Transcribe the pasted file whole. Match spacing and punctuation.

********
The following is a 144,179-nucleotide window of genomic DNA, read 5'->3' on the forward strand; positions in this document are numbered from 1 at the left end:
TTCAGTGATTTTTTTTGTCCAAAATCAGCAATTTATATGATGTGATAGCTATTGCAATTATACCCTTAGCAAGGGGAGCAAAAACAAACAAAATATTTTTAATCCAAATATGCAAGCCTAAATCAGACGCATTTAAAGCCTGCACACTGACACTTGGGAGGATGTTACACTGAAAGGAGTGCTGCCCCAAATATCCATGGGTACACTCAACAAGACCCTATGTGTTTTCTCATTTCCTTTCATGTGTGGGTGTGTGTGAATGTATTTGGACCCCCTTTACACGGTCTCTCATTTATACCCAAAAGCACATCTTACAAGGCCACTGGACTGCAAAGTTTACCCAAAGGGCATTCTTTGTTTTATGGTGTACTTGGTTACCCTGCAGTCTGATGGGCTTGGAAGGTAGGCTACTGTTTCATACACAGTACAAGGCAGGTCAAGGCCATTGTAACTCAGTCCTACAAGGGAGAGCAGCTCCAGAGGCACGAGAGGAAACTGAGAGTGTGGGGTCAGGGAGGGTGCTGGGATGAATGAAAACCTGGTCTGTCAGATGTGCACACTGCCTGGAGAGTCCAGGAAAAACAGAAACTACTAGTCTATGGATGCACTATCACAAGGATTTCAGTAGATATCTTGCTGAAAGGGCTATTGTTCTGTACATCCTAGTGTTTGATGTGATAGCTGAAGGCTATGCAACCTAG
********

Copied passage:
The following is a 144,179-nucleotide window of genomic DNA, read 5'->3' on the forward strand; positions in this document are numbered from 1 at the left end:
TTCAGTGATTTTTTTTGTCCAAAATCAGCAATTTATATGATGTGATAGCTATTGCAATTATACCCTTAGCAAGGGGAGCAAAAACAAACAAAATATTTTTAATCCAAATATGCAAGCCTAAATCAGACGCATTTAAAGCCTGCACACTGACACTTGGGAGGATGTTACACTGAAAGGAGTGCTGCCCCAAATATCCATGGGTACACTCAACAAGACCCTATGTGTTTTCTCATTTCCTTTCATGTGTGGGTGTGTGTGAATGTATTTGGACCCCCTTTACACGGTCTCTCATTTATACCCAAAAGCACATCTTACAAGGCCACTGGACTGCAAAGTTTACCCAAAGGGCATTCTTTGTTTTATGGTGTACTTGGTTACCCTGCAGTCTGATGGGCTTGGAAGGTAGGCTACTGTTTCATACACAGTACAAGGCAGGTCAAGGCCATTGTAACTCAGTCCTACAAGGGAGAGCAGCTCCAGAGGCACGAGAGGAAACTGAGAGTGTGGGGTCAGGGAGGGTGCTGGGATGAATGAAAACCTGGTCTGTCAGATGTGCACACTGCCTGGAGAGTCCAGGAAAAACAGAAACTACTAGTCTATGGATGCACTATCACAAGGATTTCAGTAGATATCTTGCTGAAAGGGCTATTGTTCTGTACATCCTAGTGTTTGATGTGATAGCTGAAGGCTATGCAACCTAG